This morning in a letter published in the Washington Post, Facebook CEO Mark Zuckerberg has responded to the barrage of criticism that has been directed toward the site since its set of announcements at f8. The key message: Zuckerberg says that with respect to its privacy controls “[Facebook] just missed the mark.”
The letter isn’t particularly apologetic — you won’t find words like “sorry”, “fault”, or “mistake”. Instead, it’s more of an acknowledgment that Facebook has heard the criticism and will be responding to it. Soon, Facebook will be rolling out a new set of simplified privacy controls and an easy way to “turn off all third-party services”. Here are some key quotes from Zuckerberg’s letter:
We have heard the feedback. There needs to be a simpler way to control your information. In the coming weeks, we will add privacy controls that are much simpler to use. We will also give you an easy way to turn off all third-party services. We are working hard to make these changes available as soon as possible.
The biggest message we have heard recently is that people want easier control over their information. Simply put, many of you thought our controls were too complex. Our intention was to give you lots of granular controls; but that may not have been what many of you wanted. We just missed the mark.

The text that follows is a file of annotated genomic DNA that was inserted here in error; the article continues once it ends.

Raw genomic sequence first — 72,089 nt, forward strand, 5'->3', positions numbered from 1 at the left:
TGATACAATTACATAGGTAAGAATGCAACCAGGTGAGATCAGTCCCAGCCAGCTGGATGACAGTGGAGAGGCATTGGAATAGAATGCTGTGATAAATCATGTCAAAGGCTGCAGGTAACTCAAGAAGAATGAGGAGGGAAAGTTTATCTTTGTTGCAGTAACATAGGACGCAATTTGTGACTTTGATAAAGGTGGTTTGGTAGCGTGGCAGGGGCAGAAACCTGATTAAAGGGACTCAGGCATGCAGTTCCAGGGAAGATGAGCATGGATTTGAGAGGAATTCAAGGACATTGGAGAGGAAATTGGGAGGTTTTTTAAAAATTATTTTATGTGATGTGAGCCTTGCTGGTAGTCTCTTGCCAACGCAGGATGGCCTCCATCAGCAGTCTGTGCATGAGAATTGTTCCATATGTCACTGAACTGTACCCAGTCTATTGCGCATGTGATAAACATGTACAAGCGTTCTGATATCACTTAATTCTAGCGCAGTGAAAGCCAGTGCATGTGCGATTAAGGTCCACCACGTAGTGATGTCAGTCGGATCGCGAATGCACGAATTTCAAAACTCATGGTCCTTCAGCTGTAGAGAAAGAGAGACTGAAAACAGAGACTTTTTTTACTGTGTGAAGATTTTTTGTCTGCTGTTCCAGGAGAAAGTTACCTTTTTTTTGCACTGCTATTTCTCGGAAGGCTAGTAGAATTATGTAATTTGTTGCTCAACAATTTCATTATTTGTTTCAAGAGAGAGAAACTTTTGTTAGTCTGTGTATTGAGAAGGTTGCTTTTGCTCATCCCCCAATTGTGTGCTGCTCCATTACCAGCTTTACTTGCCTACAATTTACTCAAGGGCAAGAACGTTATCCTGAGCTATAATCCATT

We have also heard that some people don’t understand how their personal information is used and worry that it is shared in ways they don’t want. I’d like to clear that up now. Many people choose to make some of their information visible to everyone so people they know can find them on Facebook. We already offer controls to limit the visibility of that information and we intend to make them even stronger.
None of this should have come as a surprise to anyone at Facebook. I’ve been writing about the looming backlash for months. Not because I’m especially prescient, but because it was really obvious to anyone paying attention. Facebook made a gamble, and it hasn’t worked out very well. At least for now — expect them to try to push the envelope again in, oh, about six months. Hopefully users will be better educated about their privacy and how to control it when that time comes.
Top photo by Steve Maller Photography